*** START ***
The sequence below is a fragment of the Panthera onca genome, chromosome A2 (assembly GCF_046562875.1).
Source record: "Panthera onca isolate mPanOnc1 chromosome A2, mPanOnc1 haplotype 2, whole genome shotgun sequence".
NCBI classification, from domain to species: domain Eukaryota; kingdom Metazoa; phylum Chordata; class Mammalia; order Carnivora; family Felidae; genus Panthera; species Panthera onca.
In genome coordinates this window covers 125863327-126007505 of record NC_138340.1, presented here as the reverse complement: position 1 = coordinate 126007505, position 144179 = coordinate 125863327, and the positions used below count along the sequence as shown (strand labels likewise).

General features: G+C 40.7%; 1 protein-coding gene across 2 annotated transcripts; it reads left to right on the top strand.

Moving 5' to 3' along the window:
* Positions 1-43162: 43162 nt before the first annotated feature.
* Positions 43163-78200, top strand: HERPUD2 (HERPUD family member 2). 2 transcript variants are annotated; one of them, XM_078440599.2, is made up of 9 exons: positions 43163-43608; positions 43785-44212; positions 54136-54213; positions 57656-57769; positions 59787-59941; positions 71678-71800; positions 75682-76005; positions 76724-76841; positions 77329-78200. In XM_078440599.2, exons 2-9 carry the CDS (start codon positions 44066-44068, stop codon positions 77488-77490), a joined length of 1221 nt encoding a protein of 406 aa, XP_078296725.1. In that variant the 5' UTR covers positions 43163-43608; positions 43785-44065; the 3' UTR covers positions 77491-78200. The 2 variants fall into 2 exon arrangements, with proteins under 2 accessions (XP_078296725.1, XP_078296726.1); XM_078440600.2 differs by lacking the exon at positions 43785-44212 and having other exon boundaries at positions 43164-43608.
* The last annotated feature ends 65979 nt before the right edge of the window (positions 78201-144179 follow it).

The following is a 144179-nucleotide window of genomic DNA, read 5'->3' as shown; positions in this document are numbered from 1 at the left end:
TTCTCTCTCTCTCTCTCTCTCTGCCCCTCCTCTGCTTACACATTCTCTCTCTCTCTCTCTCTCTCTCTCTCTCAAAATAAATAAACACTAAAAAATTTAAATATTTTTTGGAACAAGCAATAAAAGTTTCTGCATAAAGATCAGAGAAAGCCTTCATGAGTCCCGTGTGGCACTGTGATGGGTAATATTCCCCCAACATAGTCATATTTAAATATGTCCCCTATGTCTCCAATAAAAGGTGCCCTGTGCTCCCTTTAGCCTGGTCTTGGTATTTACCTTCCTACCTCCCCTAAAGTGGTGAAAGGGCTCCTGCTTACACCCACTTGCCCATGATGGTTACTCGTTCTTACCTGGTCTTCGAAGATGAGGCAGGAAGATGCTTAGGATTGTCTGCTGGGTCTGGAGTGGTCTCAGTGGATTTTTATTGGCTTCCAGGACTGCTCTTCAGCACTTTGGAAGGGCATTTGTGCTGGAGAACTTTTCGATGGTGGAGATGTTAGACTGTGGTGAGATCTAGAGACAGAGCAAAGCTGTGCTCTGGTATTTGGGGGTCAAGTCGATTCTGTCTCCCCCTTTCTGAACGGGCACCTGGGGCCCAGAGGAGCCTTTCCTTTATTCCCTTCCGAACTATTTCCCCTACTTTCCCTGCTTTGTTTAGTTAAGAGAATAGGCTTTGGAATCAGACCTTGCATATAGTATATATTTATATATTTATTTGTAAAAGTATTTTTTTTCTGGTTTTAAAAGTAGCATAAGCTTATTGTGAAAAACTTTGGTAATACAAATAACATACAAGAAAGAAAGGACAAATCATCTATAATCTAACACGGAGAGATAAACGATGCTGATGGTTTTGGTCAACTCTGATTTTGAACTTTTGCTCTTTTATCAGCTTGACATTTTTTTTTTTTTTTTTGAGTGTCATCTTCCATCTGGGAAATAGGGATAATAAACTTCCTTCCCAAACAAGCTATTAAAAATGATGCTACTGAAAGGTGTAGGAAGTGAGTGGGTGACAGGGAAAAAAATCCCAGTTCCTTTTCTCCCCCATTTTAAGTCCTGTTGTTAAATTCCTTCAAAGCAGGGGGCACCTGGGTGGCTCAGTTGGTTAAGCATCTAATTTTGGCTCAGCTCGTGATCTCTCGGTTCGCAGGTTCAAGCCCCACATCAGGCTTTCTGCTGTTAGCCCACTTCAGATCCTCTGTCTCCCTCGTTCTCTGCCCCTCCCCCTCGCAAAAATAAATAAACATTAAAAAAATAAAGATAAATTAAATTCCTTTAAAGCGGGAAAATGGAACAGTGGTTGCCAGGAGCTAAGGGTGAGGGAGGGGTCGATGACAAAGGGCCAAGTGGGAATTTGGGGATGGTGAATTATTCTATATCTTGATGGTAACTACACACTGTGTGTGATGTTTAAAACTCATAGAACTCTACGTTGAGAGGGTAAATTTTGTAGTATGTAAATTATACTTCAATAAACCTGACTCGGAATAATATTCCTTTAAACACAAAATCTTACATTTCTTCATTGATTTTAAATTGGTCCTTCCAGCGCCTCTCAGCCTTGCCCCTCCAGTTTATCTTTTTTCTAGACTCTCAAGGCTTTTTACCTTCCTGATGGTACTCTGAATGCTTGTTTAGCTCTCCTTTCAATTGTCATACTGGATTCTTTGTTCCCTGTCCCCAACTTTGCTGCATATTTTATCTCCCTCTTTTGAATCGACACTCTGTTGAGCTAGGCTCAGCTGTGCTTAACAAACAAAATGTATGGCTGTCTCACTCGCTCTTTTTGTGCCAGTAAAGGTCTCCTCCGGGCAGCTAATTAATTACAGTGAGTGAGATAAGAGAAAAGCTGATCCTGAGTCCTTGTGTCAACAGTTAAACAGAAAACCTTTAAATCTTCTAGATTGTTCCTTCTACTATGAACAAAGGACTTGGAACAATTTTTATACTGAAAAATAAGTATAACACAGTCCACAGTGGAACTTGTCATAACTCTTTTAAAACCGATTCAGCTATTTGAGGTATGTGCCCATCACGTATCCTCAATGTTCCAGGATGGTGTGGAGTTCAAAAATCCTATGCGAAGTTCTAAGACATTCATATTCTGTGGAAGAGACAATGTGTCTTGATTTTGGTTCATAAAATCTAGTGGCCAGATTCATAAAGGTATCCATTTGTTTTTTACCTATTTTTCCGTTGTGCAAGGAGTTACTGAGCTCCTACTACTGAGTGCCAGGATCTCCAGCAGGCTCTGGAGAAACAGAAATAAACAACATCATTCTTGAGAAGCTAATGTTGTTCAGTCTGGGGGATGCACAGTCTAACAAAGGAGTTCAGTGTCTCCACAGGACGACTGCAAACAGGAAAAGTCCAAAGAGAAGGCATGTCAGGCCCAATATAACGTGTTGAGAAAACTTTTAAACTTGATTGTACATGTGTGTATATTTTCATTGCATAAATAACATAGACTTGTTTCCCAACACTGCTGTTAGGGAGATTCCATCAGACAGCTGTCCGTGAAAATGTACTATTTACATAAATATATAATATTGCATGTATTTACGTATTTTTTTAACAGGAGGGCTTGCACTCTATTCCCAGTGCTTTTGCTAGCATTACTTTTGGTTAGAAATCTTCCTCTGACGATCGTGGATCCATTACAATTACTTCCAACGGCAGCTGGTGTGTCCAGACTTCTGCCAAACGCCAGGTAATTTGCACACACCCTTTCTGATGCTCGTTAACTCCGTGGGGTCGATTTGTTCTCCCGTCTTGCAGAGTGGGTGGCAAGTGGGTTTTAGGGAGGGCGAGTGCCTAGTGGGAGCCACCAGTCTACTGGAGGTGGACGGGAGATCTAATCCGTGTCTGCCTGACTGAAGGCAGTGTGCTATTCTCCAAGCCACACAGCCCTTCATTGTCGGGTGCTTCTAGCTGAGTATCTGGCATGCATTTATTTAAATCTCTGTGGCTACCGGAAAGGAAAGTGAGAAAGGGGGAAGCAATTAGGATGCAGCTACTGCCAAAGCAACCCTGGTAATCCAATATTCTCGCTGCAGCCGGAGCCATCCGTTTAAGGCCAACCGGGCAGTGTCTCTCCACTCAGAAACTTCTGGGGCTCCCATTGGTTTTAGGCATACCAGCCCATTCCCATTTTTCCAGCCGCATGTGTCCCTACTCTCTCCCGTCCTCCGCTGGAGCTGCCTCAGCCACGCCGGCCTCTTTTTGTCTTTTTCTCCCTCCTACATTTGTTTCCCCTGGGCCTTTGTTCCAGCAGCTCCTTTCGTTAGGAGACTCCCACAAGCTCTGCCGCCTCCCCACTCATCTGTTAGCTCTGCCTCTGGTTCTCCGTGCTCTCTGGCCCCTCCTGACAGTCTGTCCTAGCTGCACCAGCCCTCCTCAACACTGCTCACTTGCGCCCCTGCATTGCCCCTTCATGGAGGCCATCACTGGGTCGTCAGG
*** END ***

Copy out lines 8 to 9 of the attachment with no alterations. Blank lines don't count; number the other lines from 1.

* Positions 43163-78200, top strand: HERPUD2 (HERPUD family member 2). 2 transcript variants are annotated; one of them, XM_078440599.2, is made up of 9 exons: positions 43163-43608; positions 43785-44212; positions 54136-54213; positions 57656-57769; positions 59787-59941; positions 71678-71800; positions 75682-76005; positions 76724-76841; positions 77329-78200. In XM_078440599.2, exons 2-9 carry the CDS (start codon positions 44066-44068, stop codon positions 77488-77490), a joined length of 1221 nt encoding a protein of 406 aa, XP_078296725.1. In that variant the 5' UTR covers positions 43163-43608; positions 43785-44065; the 3' UTR covers positions 77491-78200. The 2 variants fall into 2 exon arrangements, with proteins under 2 accessions (XP_078296725.1, XP_078296726.1); XM_078440600.2 differs by lacking the exon at positions 43785-44212 and having other exon boundaries at positions 43164-43608.
* The last annotated feature ends 65979 nt before the right edge of the window (positions 78201-144179 follow it).